Demonstrated interest isn’t about doing the most–it’s about showing engaging genuinely with schools you are most considering.

The next panel, hosted by Occidental’s Meryl and Sewanee’s Hamilton, centered on The Application Process. The pair took questions from the audience about what types of activities carry the most weight to what makes an essay stand out and what a good recommendation letter includes. 

Some main takeaways included:
Whether it’s an organized activity like a job, club, or sport or a less organized activity such as familial responsibilities or playing in a band, the activities you list should show interests beyond academics and illustrate balance.

There is no one secret for making an essay stand out. The most important things are to be authentic, specific, and thoughtful. What does your student want to make sure the college knows about them?
Parents don’t need to read their student’s essay. They should let the college counselors handle that process.

Recommendation letters should come from a core teacher class and can sometimes be helpful when they come from a teacher who has seen your student struggle and overcome.

Make sure your student asks their teachers for recommendation letters early. They, likely, will be asked by several students and need time to be thoughtful.

The third panel, hosted by Emory’s Leach and Bates’s Weisenburger, covered The Financial Aid Process. The two professionals defined merit-based and need-based aid plus the importance of being completely transparent on financial aid applications, and explained how to estimate your family’s potential aid award and tuition contributions on university websites using the Net Price Calculator.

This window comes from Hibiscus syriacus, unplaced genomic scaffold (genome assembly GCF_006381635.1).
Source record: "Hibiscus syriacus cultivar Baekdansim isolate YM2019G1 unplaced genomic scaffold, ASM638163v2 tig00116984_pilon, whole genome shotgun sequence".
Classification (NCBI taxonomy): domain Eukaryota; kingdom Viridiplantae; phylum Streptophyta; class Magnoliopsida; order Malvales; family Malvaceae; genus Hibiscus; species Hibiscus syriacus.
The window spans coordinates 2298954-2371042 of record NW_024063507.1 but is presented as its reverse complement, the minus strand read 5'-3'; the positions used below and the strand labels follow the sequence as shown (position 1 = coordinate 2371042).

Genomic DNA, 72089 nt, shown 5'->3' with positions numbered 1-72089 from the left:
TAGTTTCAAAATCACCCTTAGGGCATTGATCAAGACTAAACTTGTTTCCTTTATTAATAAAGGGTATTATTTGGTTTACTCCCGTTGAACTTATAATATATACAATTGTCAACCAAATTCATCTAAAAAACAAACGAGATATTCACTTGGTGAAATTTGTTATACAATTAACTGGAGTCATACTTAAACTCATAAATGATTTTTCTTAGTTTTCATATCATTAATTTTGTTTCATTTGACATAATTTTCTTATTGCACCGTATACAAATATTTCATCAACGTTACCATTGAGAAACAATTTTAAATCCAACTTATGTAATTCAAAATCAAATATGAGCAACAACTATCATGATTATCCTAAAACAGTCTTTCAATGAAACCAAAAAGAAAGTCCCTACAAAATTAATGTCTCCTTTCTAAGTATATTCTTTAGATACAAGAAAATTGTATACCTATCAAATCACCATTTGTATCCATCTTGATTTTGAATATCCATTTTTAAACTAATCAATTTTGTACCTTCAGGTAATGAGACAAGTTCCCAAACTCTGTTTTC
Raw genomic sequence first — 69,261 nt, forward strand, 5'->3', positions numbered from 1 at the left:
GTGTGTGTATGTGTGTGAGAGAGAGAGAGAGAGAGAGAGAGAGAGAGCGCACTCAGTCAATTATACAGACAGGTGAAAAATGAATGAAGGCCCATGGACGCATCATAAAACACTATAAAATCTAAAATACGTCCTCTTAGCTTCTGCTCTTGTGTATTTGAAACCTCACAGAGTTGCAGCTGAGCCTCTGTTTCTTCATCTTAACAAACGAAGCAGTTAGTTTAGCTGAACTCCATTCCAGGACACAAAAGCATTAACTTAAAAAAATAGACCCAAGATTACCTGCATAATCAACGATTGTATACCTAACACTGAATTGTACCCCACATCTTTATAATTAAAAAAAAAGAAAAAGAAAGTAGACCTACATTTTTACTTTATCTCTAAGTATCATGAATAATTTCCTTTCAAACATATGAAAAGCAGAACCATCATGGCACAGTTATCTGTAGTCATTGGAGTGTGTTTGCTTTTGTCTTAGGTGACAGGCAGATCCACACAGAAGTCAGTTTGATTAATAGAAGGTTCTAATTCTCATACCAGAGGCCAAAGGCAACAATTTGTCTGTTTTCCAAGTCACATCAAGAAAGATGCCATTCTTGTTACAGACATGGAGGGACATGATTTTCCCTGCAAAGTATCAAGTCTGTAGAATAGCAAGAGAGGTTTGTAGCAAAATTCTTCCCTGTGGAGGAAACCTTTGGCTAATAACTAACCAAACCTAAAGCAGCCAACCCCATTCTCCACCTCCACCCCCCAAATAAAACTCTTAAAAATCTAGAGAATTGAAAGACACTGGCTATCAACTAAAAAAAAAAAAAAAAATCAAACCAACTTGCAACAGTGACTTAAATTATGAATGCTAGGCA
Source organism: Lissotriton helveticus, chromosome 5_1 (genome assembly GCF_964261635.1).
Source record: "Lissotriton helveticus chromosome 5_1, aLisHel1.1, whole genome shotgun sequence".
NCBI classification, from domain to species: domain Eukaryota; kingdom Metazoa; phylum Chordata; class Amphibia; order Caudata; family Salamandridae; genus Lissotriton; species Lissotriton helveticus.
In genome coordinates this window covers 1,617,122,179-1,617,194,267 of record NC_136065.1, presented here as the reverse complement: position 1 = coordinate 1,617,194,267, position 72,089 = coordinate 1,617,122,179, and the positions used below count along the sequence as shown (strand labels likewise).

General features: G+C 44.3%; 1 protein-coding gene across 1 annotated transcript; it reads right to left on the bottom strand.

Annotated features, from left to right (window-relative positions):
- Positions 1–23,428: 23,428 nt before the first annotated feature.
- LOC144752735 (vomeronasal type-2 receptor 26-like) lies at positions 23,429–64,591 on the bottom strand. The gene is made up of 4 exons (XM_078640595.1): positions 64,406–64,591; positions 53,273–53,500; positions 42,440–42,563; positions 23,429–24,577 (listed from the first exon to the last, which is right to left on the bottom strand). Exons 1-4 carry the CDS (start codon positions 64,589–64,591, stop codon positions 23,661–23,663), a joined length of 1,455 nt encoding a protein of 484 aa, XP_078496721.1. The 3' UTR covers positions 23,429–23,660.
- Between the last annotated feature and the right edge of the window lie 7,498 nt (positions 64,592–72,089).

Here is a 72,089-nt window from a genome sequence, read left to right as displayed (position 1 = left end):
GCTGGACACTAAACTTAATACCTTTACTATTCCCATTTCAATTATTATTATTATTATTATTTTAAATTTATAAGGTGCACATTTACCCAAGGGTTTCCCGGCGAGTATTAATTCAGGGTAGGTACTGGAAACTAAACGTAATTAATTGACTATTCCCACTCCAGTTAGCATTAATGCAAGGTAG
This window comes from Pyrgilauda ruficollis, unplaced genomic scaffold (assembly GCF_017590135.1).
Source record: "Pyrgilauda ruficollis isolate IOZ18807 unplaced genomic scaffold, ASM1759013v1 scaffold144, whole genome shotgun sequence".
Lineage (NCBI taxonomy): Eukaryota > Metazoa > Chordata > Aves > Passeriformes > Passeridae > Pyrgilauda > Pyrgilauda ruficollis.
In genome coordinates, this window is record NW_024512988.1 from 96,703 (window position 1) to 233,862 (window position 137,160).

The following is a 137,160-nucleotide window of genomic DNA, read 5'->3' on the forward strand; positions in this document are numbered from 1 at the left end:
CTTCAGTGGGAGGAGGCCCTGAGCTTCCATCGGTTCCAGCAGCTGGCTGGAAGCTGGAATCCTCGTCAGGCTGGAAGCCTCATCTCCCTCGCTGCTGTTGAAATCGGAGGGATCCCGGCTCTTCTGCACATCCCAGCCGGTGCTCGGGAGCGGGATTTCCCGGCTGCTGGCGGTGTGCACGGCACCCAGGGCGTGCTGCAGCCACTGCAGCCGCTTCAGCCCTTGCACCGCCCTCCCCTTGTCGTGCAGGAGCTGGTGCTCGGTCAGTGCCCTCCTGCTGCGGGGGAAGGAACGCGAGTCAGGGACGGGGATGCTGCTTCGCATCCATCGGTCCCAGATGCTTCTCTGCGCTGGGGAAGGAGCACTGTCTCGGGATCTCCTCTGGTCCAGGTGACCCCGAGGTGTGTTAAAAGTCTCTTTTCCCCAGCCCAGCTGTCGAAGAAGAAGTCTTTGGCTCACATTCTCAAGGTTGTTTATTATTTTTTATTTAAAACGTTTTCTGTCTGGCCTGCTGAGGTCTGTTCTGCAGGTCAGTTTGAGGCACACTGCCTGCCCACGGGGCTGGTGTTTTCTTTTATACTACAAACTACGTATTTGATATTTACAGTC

The groups reconvened for closing comments from McCallie Director of College Counseling Jeff Kurtzman, who assured those in attendance that their children were in good hands with the counseling staffs at both McCallie and GPS, and while it can be an intimidating time, it’s also an exciting one.

Student Panels
The visiting admission professionals returned to campus, this time to speak with our junior class. Again, they split into three small groups for rotating panels, this time covering topics Making the Most of the College Experience, What Does It Mean When I Hear that a College Might Be a ‘Good Fit’ for me? and Activities, Deadlines, Essays, Testing, Demonstrated Interest, Course Rigor: Admissions!

As the girls made their way through the panels over the course of the morning, students had the opportunity to ask questions and seek additional guidance. They reconvened for parting words and one final piece of wisdom from each admission professional.

At GPS, we recognize selecting a college is a personal journey that involves the student, her college counselor, and her family. While her counselor can provide expert advice and insight into colleges that best meet her requirements and fit her profile, ultimately the decision lies with the student and her family.

Because the college search is uniquely tailored to each girl, it is no wonder that GPS alumnae go on to graduate from the college where they started at a rate that’s nearly double the national average.s

Student Scene